Lily was caught. Her friend had noticed something in her voice, in her tone, in her movement perhaps, and she’d been given away. Now she must choose her words delicately.

“It’s just that I’d heard he had a, um, a friend, a girlfriend,” she said.

“Really? Who said? I didn’t think anyone in town knew any of Billy’s friends in Atlanta.  Unless it was Sam and Athena.”  Emilia leaned forward. “Does he have a girlfriend? Did they say?”

“Oh, it wasn’t Sam or Athena. It was just one of those Greenfield rumors, you know. Tuppence Tea Room talk.”  Here, Lily sewed more assiduously. Emilia frowned.

“Well, if it’s gossip, I hope it’s not the harmful kind.”

Lily sighed, and stopped with a French knot. “Emilia, I’m afraid it is.”

Emilia felt a different knot tighten in her stomach, and the room seemed to dim. She hated bad news. And no news is worse than bad news about one’s children. She sat silent, waiting.

“There’s gossip that Billy is home because of a woman in his office,” Lily began.

“A woman!” Emilia knew that when people talked of a woman, instead of a girl, the tone of the gossip had worsened considerably.

“—of a woman, and an inappropriate relationship,” finished Lily.

“Is that all of it?” asked the worried mother. She wanted nothing held back. She wanted it out, so she could examine the ugliness of it, and determine what to do.

Lily fidgeted in her chair. “No.”  She folded her pillow sham and sat straighter, looking at her friend. “There’s talk of a baby.”

“A baby!”

“Well, a baby on the way. Not a baby born.”

“That’s ridiculous!”

“I thought so too, Emilia.”

And both women, for a brief second, considered Billy’s handsome looks and broad smile, and wondered if it were quite so ridiculous as they exclaimed.

Lily’s heart hurt for her friend’s sadness. “Emilia, I only came here because I wanted you to know. If I were in your place, I’d want to know. It’s so horrible when gossip is whispered everywhere except into the ears that should hear it.”

Emilia stood and walked to the window.  She did not care to show her tears.  “Who is saying this, Lily?”

“Oh, Emilia, you know how gossip is. The person you hear it from is not the person who started it. Not even close. I don’t want to cause hard feelings in town by saying any names.”

Her friend turned to face her. “You would tell me the horrible gossip, but not tell me who I should thank for it?  What good is that?”  And then her face flooded with tears that she couldn’t hide. 

Lily rushed to her friend. “No, no, Emilia!”  She laid a hand on her arm. “Telling you the gossip was necessary.  But I’m afraid of doing worse damage if I repeat names. It’s such a dangerous thing, you know.”

Emilia sniffed, nodded, and turned to sit on the couch near her.  “I suppose so.”

“We must combat these rumors,” Lily stated.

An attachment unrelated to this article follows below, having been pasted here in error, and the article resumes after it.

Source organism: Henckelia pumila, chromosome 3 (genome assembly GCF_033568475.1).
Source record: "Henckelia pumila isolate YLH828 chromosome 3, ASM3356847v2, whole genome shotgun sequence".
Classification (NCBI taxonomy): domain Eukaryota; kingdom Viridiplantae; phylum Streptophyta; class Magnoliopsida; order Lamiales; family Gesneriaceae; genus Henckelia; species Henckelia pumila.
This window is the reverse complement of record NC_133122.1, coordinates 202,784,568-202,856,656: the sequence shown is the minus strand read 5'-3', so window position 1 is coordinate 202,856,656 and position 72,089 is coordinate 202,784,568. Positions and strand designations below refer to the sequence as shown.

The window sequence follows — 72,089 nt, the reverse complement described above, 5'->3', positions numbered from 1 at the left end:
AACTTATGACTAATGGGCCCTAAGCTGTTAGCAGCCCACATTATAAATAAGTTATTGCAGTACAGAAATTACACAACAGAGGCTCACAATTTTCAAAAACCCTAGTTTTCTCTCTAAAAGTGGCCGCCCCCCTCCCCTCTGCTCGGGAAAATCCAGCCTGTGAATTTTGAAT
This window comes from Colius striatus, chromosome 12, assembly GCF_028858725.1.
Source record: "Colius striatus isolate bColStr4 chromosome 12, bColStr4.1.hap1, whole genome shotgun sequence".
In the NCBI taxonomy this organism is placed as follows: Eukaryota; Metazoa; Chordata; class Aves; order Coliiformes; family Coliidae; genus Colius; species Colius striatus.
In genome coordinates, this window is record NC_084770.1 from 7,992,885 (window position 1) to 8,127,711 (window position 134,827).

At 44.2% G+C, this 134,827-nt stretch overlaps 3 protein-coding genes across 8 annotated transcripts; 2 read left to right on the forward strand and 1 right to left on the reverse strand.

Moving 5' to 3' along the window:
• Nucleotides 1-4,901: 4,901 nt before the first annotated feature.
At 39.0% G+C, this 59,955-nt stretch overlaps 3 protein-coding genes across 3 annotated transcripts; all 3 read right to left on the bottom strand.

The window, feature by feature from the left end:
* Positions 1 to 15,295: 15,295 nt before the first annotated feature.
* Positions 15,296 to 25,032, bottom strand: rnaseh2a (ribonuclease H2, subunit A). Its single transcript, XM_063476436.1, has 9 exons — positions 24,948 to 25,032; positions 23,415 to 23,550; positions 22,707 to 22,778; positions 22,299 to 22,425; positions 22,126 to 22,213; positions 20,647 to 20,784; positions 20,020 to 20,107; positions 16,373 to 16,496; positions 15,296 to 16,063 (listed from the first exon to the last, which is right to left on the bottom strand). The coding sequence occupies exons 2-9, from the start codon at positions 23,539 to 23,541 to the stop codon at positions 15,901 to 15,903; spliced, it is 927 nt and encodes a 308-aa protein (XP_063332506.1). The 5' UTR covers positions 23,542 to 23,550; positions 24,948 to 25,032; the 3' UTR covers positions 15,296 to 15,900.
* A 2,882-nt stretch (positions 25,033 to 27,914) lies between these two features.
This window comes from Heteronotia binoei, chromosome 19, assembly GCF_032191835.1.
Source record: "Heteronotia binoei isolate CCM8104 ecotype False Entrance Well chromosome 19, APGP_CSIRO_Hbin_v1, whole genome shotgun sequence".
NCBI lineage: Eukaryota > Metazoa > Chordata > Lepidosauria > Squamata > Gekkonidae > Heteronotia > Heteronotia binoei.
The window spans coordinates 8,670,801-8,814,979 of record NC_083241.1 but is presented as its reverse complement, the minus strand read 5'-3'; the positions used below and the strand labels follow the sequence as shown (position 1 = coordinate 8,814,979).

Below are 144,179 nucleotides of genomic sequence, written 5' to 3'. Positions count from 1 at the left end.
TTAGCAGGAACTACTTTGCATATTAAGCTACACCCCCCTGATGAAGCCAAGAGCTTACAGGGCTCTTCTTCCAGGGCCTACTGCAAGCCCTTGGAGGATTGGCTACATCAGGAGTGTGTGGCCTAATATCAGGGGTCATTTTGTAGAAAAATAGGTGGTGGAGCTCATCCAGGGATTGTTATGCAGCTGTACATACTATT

“Talk to Billy.  Ask him if there is any shred of truth in this gossip.”

“Truth! You think there might be truth in it?”

“I didn’t say that,” replied Lily. “But he’s the only one who can tell you why such things would start. It’s the best place to begin." She sat beside Emilia and put her arm around her. “He must be asked. He should know what’s being said.”

Emilia looked down at her hands. Her fingers were long and lithe, the nails very trim. Bluish green veins branched across the tendons. They were strong hands, not beautiful, but agile. Loving, mother’s hands. A single gold band graced her ring finger. Lily smoothed over these hands with her own.

“I’ll ask him. I’ll find out,” the mother said.

“Good,” Lily replied. “Good. It’s the best way to begin laying this rumor to rest. And it will give you relief of mind.”

She kissed her friend lightly on the cheek, stood, gathered her sewing, and left without another word. Emilia Greeter cried for ten minutes alone, and then dried her cheeks.

Lily Cloudee left the Greeter home, but her work wasn’t done. She turned right at the college gate and walked quickly down the sidewalk toward Highland Circle.


  1. The paragraph that starts:
    "Emilia felt a different knot tighten in her stomach, and the room seemed to dim."

    Should it be "too dim."?

    Was the room dimming at the moment or was she suddenly aware of the lack of light in the room?

  2. This comment has been removed by the author.

  3. Yes, it's supposed to be "to dim" -- as in, when she hears the bad news, the light seems to go out of her life for. Life becomes darker. Tanya, thank you VERY MUCH for all this great work!! I'll try to delete your editing comments, as you ask ... but honestly, they are kind of part of the book's history, part of its record. They don't bother me, if they don't bother you. Do you mind terribly if I leave them?

  4. I don't mind if they're there...